Wednesday, April 02, 2008
A Face and no head
"The Headless Monster of Bloodrock Castle," drawn by Mart Bailey, is the second story from The Face #2, published in 1943 by Columbia Comics.
This almost looks like a storyboard for a 1940s movie. It's a potboiler, set in a "haunted" English castle with a spook ("This castle has more spooks than a wheel!" as Tony Trent/The Face puts it), a sinister butler, a bride left at the altar by a Nazi boyfriend.
The main quibble I have is something I've complained about before, The Face himself. Just because he sticks on a mask, which is actually more stupid than frightening, doesn't mean he's really disguised from anyone. They're telling me a guy Tony Trent's build, height, weight, walks like Trent, talks like Trent, wearing Trent's clothes, can put on a Halloween mask and not have people know who he is? Caw-mahhnnnn… Maybe somebody finally broke Tony's self-delusion: "Uh, Tone…you might think you're fooling us with the dopey mask business, but we all really know you're the Face." Mart Bailey might've thought that too, because Tony Trent later dropped the Face persona.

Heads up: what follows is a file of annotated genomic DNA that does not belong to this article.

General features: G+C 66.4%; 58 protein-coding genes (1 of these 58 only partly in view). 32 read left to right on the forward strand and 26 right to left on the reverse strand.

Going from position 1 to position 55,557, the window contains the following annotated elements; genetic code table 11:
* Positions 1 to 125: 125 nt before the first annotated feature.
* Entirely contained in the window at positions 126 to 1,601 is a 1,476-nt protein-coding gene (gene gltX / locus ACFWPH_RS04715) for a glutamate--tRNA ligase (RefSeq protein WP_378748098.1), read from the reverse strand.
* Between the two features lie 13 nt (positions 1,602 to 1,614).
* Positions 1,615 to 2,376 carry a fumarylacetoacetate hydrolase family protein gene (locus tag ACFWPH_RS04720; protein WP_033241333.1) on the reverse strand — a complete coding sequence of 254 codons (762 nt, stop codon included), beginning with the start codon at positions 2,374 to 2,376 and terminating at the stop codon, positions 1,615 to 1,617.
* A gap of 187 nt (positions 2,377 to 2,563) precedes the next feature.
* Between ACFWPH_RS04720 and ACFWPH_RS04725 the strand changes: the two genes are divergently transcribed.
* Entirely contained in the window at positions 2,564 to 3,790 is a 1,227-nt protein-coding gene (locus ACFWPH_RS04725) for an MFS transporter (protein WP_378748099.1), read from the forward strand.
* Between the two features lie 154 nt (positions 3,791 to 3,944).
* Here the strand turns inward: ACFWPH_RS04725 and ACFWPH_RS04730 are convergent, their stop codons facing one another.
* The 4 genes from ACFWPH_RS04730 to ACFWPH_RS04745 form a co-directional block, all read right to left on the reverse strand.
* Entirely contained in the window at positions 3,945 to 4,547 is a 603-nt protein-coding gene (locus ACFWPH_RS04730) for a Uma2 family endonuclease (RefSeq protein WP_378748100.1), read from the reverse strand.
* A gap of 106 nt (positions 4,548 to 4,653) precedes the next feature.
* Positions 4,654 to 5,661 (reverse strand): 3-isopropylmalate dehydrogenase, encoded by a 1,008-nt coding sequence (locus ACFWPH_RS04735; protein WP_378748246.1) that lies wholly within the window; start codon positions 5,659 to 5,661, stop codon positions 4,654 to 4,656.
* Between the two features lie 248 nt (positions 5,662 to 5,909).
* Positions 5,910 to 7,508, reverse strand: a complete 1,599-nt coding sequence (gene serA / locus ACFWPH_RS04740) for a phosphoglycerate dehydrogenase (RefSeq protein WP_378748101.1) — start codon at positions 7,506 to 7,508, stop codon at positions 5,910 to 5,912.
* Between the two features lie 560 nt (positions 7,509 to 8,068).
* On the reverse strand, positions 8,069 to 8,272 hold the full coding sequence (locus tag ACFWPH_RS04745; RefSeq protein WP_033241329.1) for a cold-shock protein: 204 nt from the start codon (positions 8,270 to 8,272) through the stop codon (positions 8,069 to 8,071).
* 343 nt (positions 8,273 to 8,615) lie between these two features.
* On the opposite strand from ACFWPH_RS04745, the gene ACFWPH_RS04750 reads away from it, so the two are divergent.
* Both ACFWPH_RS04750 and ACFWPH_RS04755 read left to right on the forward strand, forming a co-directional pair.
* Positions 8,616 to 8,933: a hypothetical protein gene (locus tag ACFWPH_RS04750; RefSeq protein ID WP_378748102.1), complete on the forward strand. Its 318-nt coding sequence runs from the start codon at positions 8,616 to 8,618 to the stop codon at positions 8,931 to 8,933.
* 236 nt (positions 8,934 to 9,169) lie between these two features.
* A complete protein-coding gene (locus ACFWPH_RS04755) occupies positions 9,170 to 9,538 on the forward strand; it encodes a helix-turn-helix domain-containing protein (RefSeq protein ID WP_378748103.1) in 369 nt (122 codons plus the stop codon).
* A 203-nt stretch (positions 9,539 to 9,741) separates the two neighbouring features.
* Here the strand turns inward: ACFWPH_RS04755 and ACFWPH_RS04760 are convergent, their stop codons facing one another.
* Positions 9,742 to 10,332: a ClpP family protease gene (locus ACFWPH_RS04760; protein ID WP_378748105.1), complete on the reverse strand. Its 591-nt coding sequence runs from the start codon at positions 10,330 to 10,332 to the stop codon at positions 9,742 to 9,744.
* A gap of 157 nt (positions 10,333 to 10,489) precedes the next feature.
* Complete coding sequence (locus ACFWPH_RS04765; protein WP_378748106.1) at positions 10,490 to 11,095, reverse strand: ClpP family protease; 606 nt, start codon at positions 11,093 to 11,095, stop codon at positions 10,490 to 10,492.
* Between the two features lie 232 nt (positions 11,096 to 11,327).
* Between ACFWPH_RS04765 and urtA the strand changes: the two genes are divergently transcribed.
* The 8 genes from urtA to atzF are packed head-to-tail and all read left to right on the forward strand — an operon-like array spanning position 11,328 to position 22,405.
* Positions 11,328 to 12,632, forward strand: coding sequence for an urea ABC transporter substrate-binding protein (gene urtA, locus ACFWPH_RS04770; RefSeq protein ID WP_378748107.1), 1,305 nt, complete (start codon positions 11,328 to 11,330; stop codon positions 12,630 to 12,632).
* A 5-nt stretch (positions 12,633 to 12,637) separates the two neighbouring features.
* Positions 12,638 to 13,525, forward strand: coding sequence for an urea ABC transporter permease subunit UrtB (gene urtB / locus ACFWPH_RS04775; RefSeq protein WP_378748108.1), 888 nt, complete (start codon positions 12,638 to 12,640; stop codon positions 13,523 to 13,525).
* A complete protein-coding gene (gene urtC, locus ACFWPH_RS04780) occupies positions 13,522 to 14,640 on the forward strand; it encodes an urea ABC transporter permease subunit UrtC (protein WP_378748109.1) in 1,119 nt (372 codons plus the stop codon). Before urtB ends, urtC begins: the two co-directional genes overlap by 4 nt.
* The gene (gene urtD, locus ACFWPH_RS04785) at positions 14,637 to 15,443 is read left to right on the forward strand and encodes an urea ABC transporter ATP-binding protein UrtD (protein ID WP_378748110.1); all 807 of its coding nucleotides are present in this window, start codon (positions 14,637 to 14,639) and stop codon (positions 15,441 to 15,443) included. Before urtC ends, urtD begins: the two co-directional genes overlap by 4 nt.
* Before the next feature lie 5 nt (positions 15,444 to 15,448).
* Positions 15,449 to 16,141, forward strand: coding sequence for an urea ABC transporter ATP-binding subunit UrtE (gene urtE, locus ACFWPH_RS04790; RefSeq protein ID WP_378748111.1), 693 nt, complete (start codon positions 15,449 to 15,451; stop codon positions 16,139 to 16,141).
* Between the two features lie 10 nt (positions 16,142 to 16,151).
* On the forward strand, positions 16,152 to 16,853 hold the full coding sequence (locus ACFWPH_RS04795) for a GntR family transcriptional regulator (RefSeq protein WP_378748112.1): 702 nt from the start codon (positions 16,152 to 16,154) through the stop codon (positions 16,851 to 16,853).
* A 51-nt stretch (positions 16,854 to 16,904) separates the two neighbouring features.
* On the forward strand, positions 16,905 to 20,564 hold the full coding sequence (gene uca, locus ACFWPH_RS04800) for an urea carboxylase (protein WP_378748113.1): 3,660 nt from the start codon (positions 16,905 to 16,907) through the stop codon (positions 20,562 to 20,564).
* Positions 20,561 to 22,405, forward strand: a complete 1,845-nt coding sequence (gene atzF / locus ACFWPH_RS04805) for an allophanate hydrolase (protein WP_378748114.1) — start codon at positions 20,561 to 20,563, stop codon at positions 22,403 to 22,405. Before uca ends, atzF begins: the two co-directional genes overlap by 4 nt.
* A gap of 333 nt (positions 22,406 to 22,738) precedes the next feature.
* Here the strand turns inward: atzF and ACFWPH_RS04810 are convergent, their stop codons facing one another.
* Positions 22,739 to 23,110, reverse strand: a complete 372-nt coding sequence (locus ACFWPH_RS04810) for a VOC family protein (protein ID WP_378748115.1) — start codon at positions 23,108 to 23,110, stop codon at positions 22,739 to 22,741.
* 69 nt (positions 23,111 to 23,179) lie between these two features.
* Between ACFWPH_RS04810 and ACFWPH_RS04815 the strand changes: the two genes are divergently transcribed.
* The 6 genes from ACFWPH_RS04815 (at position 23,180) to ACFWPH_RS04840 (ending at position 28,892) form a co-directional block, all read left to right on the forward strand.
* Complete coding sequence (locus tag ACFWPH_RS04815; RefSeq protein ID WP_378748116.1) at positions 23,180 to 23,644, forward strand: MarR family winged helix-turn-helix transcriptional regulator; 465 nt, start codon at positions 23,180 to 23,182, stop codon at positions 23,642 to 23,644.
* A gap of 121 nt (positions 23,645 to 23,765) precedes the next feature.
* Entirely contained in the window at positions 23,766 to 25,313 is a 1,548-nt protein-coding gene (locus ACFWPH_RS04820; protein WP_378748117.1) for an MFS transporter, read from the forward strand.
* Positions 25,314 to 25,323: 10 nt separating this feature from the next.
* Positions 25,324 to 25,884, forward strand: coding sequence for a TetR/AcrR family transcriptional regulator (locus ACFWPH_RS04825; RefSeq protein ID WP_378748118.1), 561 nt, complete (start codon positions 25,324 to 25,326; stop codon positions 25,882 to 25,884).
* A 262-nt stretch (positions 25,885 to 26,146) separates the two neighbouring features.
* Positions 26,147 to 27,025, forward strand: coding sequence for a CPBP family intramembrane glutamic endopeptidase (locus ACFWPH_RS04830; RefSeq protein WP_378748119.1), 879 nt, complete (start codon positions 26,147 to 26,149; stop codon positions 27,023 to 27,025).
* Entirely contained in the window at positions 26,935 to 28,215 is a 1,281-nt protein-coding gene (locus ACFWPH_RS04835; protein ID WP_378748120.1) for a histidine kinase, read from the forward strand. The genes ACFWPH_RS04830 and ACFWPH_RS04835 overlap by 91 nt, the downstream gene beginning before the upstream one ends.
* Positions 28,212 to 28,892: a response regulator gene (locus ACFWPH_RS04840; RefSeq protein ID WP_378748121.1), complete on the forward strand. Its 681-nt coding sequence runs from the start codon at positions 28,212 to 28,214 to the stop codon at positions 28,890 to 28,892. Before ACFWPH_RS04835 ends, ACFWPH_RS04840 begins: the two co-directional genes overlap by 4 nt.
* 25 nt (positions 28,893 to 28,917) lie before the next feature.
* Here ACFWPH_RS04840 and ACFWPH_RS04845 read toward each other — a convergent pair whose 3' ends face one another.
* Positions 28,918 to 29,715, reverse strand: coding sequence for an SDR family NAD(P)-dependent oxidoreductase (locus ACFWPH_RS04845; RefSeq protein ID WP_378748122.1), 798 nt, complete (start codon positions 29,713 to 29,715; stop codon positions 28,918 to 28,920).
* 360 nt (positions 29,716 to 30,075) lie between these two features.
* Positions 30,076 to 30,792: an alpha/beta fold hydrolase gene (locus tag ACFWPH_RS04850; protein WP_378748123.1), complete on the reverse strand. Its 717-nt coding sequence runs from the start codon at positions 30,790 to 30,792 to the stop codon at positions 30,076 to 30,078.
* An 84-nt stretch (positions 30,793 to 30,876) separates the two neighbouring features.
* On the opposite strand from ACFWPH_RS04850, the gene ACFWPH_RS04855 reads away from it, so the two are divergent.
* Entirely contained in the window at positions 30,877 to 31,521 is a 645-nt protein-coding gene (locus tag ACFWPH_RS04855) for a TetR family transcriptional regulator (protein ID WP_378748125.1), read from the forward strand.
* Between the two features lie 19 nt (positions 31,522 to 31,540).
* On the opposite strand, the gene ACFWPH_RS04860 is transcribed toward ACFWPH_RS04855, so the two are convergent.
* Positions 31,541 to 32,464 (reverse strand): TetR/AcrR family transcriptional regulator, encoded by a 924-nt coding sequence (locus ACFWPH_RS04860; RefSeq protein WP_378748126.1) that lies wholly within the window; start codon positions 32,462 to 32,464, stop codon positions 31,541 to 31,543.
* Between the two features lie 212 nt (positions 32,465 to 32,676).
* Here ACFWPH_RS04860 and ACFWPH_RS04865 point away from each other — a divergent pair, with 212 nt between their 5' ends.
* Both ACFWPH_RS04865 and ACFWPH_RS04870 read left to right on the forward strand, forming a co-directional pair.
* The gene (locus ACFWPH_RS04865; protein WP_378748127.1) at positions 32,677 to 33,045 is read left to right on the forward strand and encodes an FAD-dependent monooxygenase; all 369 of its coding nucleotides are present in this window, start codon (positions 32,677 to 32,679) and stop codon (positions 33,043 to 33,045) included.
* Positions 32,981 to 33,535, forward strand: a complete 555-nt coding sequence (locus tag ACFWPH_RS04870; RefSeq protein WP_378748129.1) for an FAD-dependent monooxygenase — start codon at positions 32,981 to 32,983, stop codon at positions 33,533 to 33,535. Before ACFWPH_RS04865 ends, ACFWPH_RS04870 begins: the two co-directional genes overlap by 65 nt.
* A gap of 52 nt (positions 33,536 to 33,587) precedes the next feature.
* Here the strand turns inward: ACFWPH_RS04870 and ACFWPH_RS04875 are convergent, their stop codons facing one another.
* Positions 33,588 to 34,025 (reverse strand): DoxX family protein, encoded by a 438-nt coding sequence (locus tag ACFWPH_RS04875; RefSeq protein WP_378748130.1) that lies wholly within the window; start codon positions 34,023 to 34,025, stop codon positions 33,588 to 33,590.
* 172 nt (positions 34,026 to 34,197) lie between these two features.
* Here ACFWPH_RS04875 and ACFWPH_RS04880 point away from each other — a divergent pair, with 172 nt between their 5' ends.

Other Face stories posted in Pappy's are here and here.
Labels: Face, Mart Bailey
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C'mon, Pappy, you're basically saying that all the Daily Planet staffers who "fail" to recognize Clark Kent as Superman - just because of a pair of glasses - are equally as stupid as Tony Trent's homies.
And further, just because Phantom Lady wore plunging decolletage wouldn't fool anyone either, because I might ogle her chest first - but - I would certainly want to remember any Lady with such impressive cleavage.
The Face(mask)is at least as effective as either of the better known champions mentioned above.
I remember The Face. At the time, Halloween masks were made of stiff celluloid/plastic. Flexible rubber masks were unknown -- so The Face seemed to have the features of an actual demon, not to be a guy in a mask. It would have worked, if he'd done The Face thing among people who didn't know him; not so plausible in isolated settings where the new guy in the same shirt and pants turns up.
Also it's a comic book so I think we can all suspend our disbelief and faith in the mask a little.
The two things that stand out in this story for me are that the writing has some real characterisation in it. Not very deep characterisation, I grant you, but it does quite a lot in only a few pages. The other thing is, considering this was published in 1943, how the Germans are not portrayed as monsters, but just men who want to get home. It's not judgemental about them at all, which perhaps makes it unique among comic books published during, and for several years after, the war.
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